An Autonomous Agent

exploring the noosphere

Category: dragon-king

Scale – Geoffrey West

Scale, by Geoffrey West, is a thought provoking book about coarse grained quantitative network theories which concern the entire human species and its interaction with the environment. Although verbose — as I think the intended audience is upper high school and entry-level college — it is clear in its depictions and explanations. This book is an important summary of really profound work and research performed at the Santa Fe Institute. And it is a great introduction to understanding power laws and scaling in biology and network topologies.

Complex System vs. Stochastic Models of Market Returns

Modelling market returns as independent random variables/martingales is the same as modelling the solar system as a geocentric system with the planets and Sun circling around Earth in epicycles. Predictions of the future are often vastly incorrect in both models. Quite surprisingly, this solar system model survived for thousands of years, despite it being totally incorrect. Then came Tycho Brahe who introduced a modified version of this Ptolemaic system. In Brahe’s model the planets orbit the Sun which orbits the Earth. While this model improved the accuracy of planetary motions, it failed to model reality. Perhaps it could be said that stochastic jump processes are equivalent to Brahe’s model of the solar system. While these jump process do a better job at modelling the returns than simple stochastic processes, they fail to grasp the underlying true model of returns.

Poor Market Forecasting

And as we now know, the true model (for now) of the solar system was introduced by Aristarchus (Copernicus and Kepler helped bring forward this model) and predicts planetary motions with near perfection and represents the actual state of the solar system. I believe that the analogous model for stock returns has been introduced by Didier Sornette, Anders Johanson and others.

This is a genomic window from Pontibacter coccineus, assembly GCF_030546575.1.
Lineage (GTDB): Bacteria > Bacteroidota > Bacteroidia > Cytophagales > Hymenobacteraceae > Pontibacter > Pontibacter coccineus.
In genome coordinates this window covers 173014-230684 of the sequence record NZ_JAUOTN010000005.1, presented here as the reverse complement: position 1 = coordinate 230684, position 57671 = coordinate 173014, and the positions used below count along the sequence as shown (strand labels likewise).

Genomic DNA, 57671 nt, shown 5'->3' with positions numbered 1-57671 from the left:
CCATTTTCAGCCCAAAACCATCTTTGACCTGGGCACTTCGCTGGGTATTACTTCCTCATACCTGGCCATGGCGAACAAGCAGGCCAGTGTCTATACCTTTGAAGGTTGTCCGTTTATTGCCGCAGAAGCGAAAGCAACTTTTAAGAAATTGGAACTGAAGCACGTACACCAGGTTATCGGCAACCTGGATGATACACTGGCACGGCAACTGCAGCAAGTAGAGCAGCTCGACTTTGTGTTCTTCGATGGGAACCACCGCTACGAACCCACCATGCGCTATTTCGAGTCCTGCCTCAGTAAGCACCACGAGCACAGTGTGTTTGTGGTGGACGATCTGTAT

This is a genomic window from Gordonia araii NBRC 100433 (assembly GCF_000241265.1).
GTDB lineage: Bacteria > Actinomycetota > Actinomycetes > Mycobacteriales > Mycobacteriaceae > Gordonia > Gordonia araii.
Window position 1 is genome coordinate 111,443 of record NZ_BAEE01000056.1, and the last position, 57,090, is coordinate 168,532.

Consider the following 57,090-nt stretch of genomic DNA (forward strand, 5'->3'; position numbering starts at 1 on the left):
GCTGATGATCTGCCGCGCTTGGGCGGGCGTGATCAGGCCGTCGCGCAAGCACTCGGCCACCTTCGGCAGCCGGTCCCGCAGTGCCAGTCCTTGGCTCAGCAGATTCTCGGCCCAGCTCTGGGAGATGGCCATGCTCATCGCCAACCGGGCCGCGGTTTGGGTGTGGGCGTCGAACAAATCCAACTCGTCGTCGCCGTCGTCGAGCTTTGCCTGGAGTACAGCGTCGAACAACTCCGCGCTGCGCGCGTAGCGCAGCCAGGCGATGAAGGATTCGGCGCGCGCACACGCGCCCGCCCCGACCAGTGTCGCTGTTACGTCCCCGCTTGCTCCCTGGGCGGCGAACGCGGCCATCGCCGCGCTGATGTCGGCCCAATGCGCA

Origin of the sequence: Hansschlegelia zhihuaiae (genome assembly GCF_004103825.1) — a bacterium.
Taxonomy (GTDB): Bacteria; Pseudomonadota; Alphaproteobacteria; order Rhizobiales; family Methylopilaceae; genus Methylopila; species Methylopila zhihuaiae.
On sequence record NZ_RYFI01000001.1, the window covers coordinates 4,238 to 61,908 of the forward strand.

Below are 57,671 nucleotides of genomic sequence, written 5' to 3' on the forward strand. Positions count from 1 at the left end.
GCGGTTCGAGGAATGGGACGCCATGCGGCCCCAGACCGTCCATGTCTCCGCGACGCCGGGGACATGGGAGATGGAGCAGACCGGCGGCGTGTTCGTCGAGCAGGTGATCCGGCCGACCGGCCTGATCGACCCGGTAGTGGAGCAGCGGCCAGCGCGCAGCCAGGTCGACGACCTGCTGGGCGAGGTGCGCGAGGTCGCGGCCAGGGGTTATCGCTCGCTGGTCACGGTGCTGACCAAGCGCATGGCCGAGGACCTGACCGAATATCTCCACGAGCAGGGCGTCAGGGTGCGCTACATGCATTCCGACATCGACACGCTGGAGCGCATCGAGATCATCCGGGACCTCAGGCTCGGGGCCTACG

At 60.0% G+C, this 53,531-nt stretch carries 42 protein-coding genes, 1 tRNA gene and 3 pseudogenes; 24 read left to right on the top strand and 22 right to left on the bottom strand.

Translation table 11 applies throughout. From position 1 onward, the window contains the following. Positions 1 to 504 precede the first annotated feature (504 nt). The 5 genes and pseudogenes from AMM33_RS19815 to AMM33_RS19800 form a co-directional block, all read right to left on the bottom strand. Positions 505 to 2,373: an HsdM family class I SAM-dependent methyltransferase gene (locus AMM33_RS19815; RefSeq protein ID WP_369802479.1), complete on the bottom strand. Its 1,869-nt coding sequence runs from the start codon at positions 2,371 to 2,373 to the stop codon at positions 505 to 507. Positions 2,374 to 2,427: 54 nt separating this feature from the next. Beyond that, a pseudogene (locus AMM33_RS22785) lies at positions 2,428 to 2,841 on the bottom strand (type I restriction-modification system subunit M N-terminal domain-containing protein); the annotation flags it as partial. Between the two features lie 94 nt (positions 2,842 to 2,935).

These scientists have expounded the idea that market returns are a function of individual agents in a complex system. Just as the human body is a collection of individual cells which make “decisions” based on communications with neighbours through chemical processes, traders make their own decisions based on communication with neighbours. With this perspective the market is a complex system of interacting agents. Thus, returns should be a function of these interactions. Under this complex system model, bubbles and crashes which dot the history of finance (which are not explained fully by independent returns/martingales) are straightforward results. In addition, these models still explain why returns are close to normal “most” of the time.
So, it seems that we need to modify or throw away the old models in favour of these new complex system models. These complex models offer better prediction of the overall market and more fully represent reality.

There is the interesting possibility of this: the stochastic volatility model referred to as the Ornstein-Uhlenbeck process represents the physical process of a “noisy relaxation process.” The Wiener Process represents Brownian motion or motion of a particle through a gas or liquid. So, if we consider the movement of a stock through a virtual container of many stocks (these stocks are the atoms in the Brownian motion) then we need to ask ourselves: What does the price, interest rate, returns, etc. mimic? It is NOT the equations! BUT the physical processes themselves.  Why is an interest rate in a state of disequilibrium in the first place… that it must try to relax? Who put the stock in swarm of human hands all independently moving… It more correctly seems that the traders are following its movement at every second, waiting to grab it when the time if right (thus not independent)?

Didier Sornette: Predicting risk

Very interesting video on “Where are we going? And what can we do?” about financial markets, critical points, ecology, biology, and other issues of the Anthropocene by Didier Sornette. Humans are growing at a super-exponential rate, so what does this mean? He also points out the importance of non-linear behavior in markets and the concept of Dragon-Kings. Also, here is a link to a good interview with Sornette thanks to ZURICH.MINDS.

For anyone interested in watching some of his lectures, here is a link.

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